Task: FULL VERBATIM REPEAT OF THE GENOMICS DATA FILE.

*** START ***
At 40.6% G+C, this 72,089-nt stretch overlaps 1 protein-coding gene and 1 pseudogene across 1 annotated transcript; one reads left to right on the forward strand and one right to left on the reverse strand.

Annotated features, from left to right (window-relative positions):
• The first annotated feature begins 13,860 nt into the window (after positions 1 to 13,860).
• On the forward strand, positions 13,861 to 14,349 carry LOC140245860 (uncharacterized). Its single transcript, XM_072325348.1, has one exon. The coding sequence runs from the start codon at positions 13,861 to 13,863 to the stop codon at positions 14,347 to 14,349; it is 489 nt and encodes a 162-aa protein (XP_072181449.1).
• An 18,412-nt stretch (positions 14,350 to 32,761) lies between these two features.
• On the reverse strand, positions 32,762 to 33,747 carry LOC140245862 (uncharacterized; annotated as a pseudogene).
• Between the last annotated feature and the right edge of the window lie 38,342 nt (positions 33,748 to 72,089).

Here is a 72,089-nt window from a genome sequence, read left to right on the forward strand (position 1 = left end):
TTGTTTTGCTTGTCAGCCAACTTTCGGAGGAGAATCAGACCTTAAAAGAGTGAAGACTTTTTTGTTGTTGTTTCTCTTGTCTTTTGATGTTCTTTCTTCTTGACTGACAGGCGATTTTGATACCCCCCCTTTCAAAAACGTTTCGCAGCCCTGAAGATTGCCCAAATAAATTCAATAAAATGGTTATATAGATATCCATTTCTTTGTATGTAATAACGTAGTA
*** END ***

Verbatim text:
At 40.6% G+C, this 72,089-nt stretch overlaps 1 protein-coding gene and 1 pseudogene across 1 annotated transcript; one reads left to right on the forward strand and one right to left on the reverse strand.

Annotated features, from left to right (window-relative positions):
• The first annotated feature begins 13,860 nt into the window (after positions 1 to 13,860).
• On the forward strand, positions 13,861 to 14,349 carry LOC140245860 (uncharacterized). Its single transcript, XM_072325348.1, has one exon. The coding sequence runs from the start codon at positions 13,861 to 13,863 to the stop codon at positions 14,347 to 14,349; it is 489 nt and encodes a 162-aa protein (XP_072181449.1).
• An 18,412-nt stretch (positions 14,350 to 32,761) lies between these two features.
• On the reverse strand, positions 32,762 to 33,747 carry LOC140245862 (uncharacterized; annotated as a pseudogene).
• Between the last annotated feature and the right edge of the window lie 38,342 nt (positions 33,748 to 72,089).

Here is a 72,089-nt window from a genome sequence, read left to right on the forward strand (position 1 = left end):
TTGTTTTGCTTGTCAGCCAACTTTCGGAGGAGAATCAGACCTTAAAAGAGTGAAGACTTTTTTGTTGTTGTTTCTCTTGTCTTTTGATGTTCTTTCTTCTTGACTGACAGGCGATTTTGATACCCCCCCTTTCAAAAACGTTTCGCAGCCCTGAAGATTGCCCAAATAAATTCAATAAAATGGTTATATAGATATCCATTTCTTTGTATGTAATAACGTAGTA